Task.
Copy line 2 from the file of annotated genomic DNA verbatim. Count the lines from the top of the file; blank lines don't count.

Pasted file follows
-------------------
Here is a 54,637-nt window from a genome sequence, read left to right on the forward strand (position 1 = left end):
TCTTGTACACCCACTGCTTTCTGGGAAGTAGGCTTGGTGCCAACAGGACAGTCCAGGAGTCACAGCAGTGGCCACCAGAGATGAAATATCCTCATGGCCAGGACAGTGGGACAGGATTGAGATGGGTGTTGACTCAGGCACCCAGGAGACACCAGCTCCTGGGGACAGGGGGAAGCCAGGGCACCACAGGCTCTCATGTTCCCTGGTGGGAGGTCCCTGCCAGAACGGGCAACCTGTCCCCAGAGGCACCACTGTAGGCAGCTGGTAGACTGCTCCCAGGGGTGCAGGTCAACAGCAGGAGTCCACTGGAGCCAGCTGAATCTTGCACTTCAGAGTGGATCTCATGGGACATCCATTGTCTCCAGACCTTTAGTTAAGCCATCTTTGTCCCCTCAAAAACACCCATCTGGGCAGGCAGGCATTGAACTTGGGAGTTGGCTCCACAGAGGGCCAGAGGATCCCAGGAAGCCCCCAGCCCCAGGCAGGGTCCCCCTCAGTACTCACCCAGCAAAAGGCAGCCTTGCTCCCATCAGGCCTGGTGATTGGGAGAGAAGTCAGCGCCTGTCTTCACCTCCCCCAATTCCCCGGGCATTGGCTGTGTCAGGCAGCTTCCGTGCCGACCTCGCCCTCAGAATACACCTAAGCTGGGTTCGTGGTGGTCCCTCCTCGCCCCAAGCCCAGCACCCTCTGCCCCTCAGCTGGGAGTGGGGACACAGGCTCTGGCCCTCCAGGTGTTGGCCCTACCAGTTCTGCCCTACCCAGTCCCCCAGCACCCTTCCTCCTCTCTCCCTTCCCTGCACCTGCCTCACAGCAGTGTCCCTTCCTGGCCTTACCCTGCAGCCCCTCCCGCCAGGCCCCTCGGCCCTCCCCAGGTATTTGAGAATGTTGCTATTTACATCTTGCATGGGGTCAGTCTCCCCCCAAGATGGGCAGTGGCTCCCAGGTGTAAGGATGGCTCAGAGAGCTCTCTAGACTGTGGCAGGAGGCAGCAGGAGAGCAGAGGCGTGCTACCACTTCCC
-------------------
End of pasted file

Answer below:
TCTTGTACACCCACTGCTTTCTGGGAAGTAGGCTTGGTGCCAACAGGACAGTCCAGGAGTCACAGCAGTGGCCACCAGAGATGAAATATCCTCATGGCCAGGACAGTGGGACAGGATTGAGATGGGTGTTGACTCAGGCACCCAGGAGACACCAGCTCCTGGGGACAGGGGGAAGCCAGGGCACCACAGGCTCTCATGTTCCCTGGTGGGAGGTCCCTGCCAGAACGGGCAACCTGTCCCCAGAGGCACCACTGTAGGCAGCTGGTAGACTGCTCCCAGGGGTGCAGGTCAACAGCAGGAGTCCACTGGAGCCAGCTGAATCTTGCACTTCAGAGTGGATCTCATGGGACATCCATTGTCTCCAGACCTTTAGTTAAGCCATCTTTGTCCCCTCAAAAACACCCATCTGGGCAGGCAGGCATTGAACTTGGGAGTTGGCTCCACAGAGGGCCAGAGGATCCCAGGAAGCCCCCAGCCCCAGGCAGGGTCCCCCTCAGTACTCACCCAGCAAAAGGCAGCCTTGCTCCCATCAGGCCTGGTGATTGGGAGAGAAGTCAGCGCCTGTCTTCACCTCCCCCAATTCCCCGGGCATTGGCTGTGTCAGGCAGCTTCCGTGCCGACCTCGCCCTCAGAATACACCTAAGCTGGGTTCGTGGTGGTCCCTCCTCGCCCCAAGCCCAGCACCCTCTGCCCCTCAGCTGGGAGTGGGGACACAGGCTCTGGCCCTCCAGGTGTTGGCCCTACCAGTTCTGCCCTACCCAGTCCCCCAGCACCCTTCCTCCTCTCTCCCTTCCCTGCACCTGCCTCACAGCAGTGTCCCTTCCTGGCCTTACCCTGCAGCCCCTCCCGCCAGGCCCCTCGGCCCTCCCCAGGTATTTGAGAATGTTGCTATTTACATCTTGCATGGGGTCAGTCTCCCCCCAAGATGGGCAGTGGCTCCCAGGTGTAAGGATGGCTCAGAGAGCTCTCTAGACTGTGGCAGGAGGCAGCAGGAGAGCAGAGGCGTGCTACCACTTCCC